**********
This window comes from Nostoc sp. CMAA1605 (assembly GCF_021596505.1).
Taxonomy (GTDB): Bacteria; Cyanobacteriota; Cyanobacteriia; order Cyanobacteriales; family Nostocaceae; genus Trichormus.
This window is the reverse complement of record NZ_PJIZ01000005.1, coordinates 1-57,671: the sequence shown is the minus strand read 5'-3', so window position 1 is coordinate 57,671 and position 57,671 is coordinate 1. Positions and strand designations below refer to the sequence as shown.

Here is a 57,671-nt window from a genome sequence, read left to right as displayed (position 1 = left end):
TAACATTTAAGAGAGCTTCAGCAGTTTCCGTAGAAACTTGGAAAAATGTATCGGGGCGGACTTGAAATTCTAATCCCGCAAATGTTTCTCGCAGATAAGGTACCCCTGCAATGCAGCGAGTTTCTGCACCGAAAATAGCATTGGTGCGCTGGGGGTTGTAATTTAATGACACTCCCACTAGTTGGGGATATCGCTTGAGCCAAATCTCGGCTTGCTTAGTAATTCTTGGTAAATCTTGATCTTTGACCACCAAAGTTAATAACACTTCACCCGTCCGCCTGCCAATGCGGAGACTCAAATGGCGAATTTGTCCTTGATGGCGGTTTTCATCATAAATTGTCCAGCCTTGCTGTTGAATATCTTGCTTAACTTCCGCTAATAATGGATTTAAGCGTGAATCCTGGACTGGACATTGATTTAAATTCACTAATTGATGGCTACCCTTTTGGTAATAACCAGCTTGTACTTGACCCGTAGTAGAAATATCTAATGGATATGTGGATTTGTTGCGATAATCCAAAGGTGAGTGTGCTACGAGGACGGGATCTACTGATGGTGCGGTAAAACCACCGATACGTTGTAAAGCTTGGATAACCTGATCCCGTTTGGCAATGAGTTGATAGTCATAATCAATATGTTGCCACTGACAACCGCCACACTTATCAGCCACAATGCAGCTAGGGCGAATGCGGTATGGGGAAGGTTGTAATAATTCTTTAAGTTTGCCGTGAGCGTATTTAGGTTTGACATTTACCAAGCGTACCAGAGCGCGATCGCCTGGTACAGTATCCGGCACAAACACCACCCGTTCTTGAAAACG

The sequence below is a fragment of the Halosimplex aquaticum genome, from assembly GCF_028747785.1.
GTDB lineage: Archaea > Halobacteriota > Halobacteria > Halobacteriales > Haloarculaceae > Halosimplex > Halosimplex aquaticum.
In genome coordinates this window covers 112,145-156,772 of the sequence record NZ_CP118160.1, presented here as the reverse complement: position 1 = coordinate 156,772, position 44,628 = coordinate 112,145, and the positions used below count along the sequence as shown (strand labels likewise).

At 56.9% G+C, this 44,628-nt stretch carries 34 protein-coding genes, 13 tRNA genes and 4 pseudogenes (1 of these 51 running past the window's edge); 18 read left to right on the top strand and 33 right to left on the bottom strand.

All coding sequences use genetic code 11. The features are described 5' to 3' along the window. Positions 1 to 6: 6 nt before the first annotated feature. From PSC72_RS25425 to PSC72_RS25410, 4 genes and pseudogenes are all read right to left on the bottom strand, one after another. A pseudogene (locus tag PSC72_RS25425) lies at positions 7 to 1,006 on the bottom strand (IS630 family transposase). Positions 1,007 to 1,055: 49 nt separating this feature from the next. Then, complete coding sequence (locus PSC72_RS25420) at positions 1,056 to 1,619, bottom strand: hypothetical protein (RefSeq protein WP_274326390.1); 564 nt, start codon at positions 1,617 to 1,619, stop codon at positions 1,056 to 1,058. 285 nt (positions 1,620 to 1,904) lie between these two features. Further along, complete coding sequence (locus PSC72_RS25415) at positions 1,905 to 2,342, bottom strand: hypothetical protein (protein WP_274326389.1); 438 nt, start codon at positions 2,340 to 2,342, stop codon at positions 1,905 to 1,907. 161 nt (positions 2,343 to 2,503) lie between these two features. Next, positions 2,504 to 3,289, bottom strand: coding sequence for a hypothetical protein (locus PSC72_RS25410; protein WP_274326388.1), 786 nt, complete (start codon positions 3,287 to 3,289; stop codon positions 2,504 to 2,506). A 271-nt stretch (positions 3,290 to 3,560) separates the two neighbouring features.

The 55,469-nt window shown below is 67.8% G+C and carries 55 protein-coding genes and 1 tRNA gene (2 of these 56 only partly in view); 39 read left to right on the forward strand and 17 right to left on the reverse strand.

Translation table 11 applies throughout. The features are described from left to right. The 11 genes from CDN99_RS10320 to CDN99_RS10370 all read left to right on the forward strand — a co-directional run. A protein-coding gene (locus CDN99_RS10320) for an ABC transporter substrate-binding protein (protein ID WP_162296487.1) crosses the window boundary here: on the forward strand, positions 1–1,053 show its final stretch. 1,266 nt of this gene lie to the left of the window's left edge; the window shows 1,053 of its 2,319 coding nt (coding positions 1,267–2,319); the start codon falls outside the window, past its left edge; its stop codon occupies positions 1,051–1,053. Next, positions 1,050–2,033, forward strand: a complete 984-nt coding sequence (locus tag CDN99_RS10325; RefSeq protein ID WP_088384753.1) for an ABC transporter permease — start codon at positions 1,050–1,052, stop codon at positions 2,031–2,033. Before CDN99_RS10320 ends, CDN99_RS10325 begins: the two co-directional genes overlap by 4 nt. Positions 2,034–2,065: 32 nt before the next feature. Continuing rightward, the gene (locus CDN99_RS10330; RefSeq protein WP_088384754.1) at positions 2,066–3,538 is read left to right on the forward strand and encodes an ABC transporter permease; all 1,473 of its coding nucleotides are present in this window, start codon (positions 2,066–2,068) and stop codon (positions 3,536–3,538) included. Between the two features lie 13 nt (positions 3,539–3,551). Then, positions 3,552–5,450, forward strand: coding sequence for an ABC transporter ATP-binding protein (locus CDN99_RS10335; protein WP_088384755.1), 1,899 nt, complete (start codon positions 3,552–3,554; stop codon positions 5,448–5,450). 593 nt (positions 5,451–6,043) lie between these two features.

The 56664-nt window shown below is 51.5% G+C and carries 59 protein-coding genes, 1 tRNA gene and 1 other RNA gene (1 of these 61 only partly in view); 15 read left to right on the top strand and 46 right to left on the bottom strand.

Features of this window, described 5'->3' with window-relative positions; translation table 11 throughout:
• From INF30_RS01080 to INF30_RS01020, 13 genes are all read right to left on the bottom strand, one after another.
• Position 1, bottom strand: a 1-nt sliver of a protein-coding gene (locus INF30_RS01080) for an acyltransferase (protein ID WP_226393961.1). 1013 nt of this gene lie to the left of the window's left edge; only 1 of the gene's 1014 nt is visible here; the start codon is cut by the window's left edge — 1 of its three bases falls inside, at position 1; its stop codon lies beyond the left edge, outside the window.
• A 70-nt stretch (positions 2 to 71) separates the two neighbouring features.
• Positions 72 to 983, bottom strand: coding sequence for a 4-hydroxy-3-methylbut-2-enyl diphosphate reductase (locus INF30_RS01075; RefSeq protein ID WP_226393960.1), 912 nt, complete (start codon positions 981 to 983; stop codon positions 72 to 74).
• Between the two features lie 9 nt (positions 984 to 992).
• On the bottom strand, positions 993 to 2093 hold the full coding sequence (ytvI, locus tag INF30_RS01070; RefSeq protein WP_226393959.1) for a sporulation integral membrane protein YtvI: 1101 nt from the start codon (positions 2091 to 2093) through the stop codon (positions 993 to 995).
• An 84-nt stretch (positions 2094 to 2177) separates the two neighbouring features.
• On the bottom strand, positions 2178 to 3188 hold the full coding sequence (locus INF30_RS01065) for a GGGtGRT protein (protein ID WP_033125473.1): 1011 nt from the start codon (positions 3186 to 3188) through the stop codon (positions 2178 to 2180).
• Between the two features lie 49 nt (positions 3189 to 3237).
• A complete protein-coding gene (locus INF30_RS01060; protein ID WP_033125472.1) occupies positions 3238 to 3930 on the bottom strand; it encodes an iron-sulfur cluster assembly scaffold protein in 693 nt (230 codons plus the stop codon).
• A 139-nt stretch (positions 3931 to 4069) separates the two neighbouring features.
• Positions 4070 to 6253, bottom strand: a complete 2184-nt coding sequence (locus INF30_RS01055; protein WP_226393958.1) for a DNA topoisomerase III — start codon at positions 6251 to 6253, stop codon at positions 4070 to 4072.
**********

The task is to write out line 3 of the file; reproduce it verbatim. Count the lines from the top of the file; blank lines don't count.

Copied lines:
This window is the reverse complement of record NZ_PJIZ01000005.1, coordinates 1-57,671: the sequence shown is the minus strand read 5'-3', so window position 1 is coordinate 57,671 and position 57,671 is coordinate 1. Positions and strand designations below refer to the sequence as shown.